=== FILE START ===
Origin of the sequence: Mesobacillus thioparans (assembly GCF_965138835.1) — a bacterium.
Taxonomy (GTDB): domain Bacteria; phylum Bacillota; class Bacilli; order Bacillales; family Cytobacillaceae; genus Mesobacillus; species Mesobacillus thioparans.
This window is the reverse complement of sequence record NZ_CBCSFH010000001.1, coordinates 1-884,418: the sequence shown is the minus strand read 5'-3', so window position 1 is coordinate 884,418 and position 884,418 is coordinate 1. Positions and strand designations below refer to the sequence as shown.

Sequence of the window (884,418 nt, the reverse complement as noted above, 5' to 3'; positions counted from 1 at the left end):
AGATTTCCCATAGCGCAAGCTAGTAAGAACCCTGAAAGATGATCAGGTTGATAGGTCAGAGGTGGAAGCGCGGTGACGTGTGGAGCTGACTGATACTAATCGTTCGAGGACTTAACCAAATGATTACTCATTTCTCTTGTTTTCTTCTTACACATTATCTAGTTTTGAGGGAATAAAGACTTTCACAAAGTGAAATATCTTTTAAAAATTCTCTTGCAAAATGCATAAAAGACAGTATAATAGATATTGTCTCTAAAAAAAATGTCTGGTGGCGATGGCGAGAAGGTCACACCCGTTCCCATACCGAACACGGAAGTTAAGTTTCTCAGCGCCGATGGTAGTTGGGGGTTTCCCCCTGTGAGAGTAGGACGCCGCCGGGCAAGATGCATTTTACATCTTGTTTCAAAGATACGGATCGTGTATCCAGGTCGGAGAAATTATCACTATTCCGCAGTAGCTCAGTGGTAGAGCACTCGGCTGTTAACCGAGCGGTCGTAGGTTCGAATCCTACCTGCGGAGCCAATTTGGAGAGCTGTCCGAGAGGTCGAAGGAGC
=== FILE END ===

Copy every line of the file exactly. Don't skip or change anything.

Origin of the sequence: Mesobacillus thioparans (assembly GCF_965138835.1) — a bacterium.
Taxonomy (GTDB): domain Bacteria; phylum Bacillota; class Bacilli; order Bacillales; family Cytobacillaceae; genus Mesobacillus; species Mesobacillus thioparans.
This window is the reverse complement of sequence record NZ_CBCSFH010000001.1, coordinates 1-884,418: the sequence shown is the minus strand read 5'-3', so window position 1 is coordinate 884,418 and position 884,418 is coordinate 1. Positions and strand designations below refer to the sequence as shown.

Sequence of the window (884,418 nt, the reverse complement as noted above, 5' to 3'; positions counted from 1 at the left end):
AGATTTCCCATAGCGCAAGCTAGTAAGAACCCTGAAAGATGATCAGGTTGATAGGTCAGAGGTGGAAGCGCGGTGACGTGTGGAGCTGACTGATACTAATCGTTCGAGGACTTAACCAAATGATTACTCATTTCTCTTGTTTTCTTCTTACACATTATCTAGTTTTGAGGGAATAAAGACTTTCACAAAGTGAAATATCTTTTAAAAATTCTCTTGCAAAATGCATAAAAGACAGTATAATAGATATTGTCTCTAAAAAAAATGTCTGGTGGCGATGGCGAGAAGGTCACACCCGTTCCCATACCGAACACGGAAGTTAAGTTTCTCAGCGCCGATGGTAGTTGGGGGTTTCCCCCTGTGAGAGTAGGACGCCGCCGGGCAAGATGCATTTTACATCTTGTTTCAAAGATACGGATCGTGTATCCAGGTCGGAGAAATTATCACTATTCCGCAGTAGCTCAGTGGTAGAGCACTCGGCTGTTAACCGAGCGGTCGTAGGTTCGAATCCTACCTGCGGAGCCAATTTGGAGAGCTGTCCGAGAGGTCGAAGGAGC